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This page is part of the web mail archives of SRFI 70 from before July 7th, 2015. The new archives for SRFI 70 contain all messages, not just those from before July 7th, 2015.

*To*: schlie@xxxxxxxxxxx*Subject*: Re: Nitpick with FLOOR etc.*From*: Aubrey Jaffer <agj@xxxxxxxxxxxx>*Date*: Thu, 21 Jul 2005 19:37:08 -0400 (EDT)*Cc*: srfi-70@xxxxxxxxxxxxxxxxx*Delivered-to*: srfi-70@xxxxxxxxxxxxxxxxx*In-reply-to*: <BF016FE8.AE02%schlie@xxxxxxxxxxx> (message from Paul Schlie on Mon, 18 Jul 2005 14:40:40 -0400)*References*: <BF016FE8.AE02%schlie@xxxxxxxxxxx>

| Date: Mon, 18 Jul 2005 14:40:40 -0400 | From: Paul Schlie <schlie@xxxxxxxxxxx> | | > From: Aubrey Jaffer <agj@xxxxxxxxxxxx> | > | Date: Sun, 17 Jul 2005 23:24:49 -0400 | > | From: Paul Schlie <schlie@xxxxxxxxxxx> | > | | > | > From: Paul Schlie <schlie@xxxxxxxxxxx> | > | >> The possibility that systems may implement exact infinities rules out | > | >> having the error be with INEXACT->EXACT (passed real infinities). | > | | > | - maybe that implies that infinities and their reciprocals are in a | > | class by themselves, as neither are warranted to have some minimal | > | precision, as both exact and inexact representations have, but | > | rather represent an underflow of the minimal precision otherwise | > | warranted, thereby effectively representing the bounds of an | > | implementation's exact/inexact representations? | > | > Infinity as a number is not what SRFI-70 is about. In it, inexact | > numbers are real neighborhoods and inexact infinities are real | > half-lines. These semantics seem to be working well; but they are not | > applicable to exact numbers. | > | > See SRFI-73 for infinity-as-number. | | sorry, I think I was partially responding within the context of: | | | > That conflicts with SRFI-70, which specifies that #i+1/0 compares as | | > larger than any finite real number, exact or inexact: | | which implied a relationship between an inexact infinity and exact | values which is not generally true, Sure it is. Large exact values fall within the real half-line which is #i+/0. (exact->inexact (expt 10 1000)) ==> #i+/0 For finite neighborhoods, calculations and comparisons are done with the nominal value near the center of the neighborhood. What nominal value should be used for the #i+/0 neighborhood? The worst choice is the border value for the half-line. For flonum calculations we can use IEEE +inf; it has the correct behavior in comparisons and calculations. Combinations of #i+/0 with exact numbers can convert to inexact before operating. This does not lose all sensitivity to number size: (- (/ 0.0) (expt 10 400)) ==> #i0/0 Alternatively, exact numeric operations could be modified to treat #i+/0 as an infinitely large number. | > | Merely indicating the value was greater in magnitude than the | > | greatest representable inexact value, but less than the | > | greatest representable exact value, but without a minimally | > | sufficient resolvable precision? | > | | > | Implying something along the line of: | > | | > | #e-1/0 .. #e-xxx .. #e-0/1 0 ... | > | | | | | | | > | #i-1/0 .. #i-xxx .. #i-0/1 0 ... In such a system, #i+/0 is just another finite neighborhood. But its rules are more complicated than as an infinity. There will be some value M such that (* M #i+/0) ==> #e+/0. And new conumdrums: (/ #e+/0 M) ==> ?? (/ #i+/0 M) ==> ?? (* #i+/0 #i+/0) ==> ??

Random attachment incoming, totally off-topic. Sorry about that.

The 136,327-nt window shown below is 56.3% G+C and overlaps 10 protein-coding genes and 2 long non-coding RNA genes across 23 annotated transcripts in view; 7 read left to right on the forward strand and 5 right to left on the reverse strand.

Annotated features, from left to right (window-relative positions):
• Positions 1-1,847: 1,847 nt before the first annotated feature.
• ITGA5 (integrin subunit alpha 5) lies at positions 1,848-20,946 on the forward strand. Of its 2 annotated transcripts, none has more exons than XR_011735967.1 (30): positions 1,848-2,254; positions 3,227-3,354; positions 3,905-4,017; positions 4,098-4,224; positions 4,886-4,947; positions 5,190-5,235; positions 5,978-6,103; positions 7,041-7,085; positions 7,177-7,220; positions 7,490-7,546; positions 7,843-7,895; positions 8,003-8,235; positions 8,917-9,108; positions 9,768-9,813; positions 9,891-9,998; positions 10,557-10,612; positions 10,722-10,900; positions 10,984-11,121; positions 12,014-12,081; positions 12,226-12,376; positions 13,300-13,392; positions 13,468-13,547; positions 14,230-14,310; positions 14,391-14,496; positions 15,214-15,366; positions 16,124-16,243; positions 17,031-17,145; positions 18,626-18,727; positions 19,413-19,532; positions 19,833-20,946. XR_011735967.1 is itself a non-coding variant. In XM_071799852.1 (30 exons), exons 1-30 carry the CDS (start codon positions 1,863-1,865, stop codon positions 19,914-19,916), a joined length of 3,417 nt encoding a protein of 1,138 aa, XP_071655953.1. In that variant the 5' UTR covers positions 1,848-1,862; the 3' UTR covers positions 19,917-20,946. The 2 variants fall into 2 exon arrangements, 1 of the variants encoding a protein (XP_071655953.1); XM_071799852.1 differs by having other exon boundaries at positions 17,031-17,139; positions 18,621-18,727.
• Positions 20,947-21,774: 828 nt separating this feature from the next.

**Follow-Ups**:**Re: Nitpick with FLOOR etc.***From:*Paul Schlie

**References**:**Re: Nitpick with FLOOR etc.***From:*Paul Schlie

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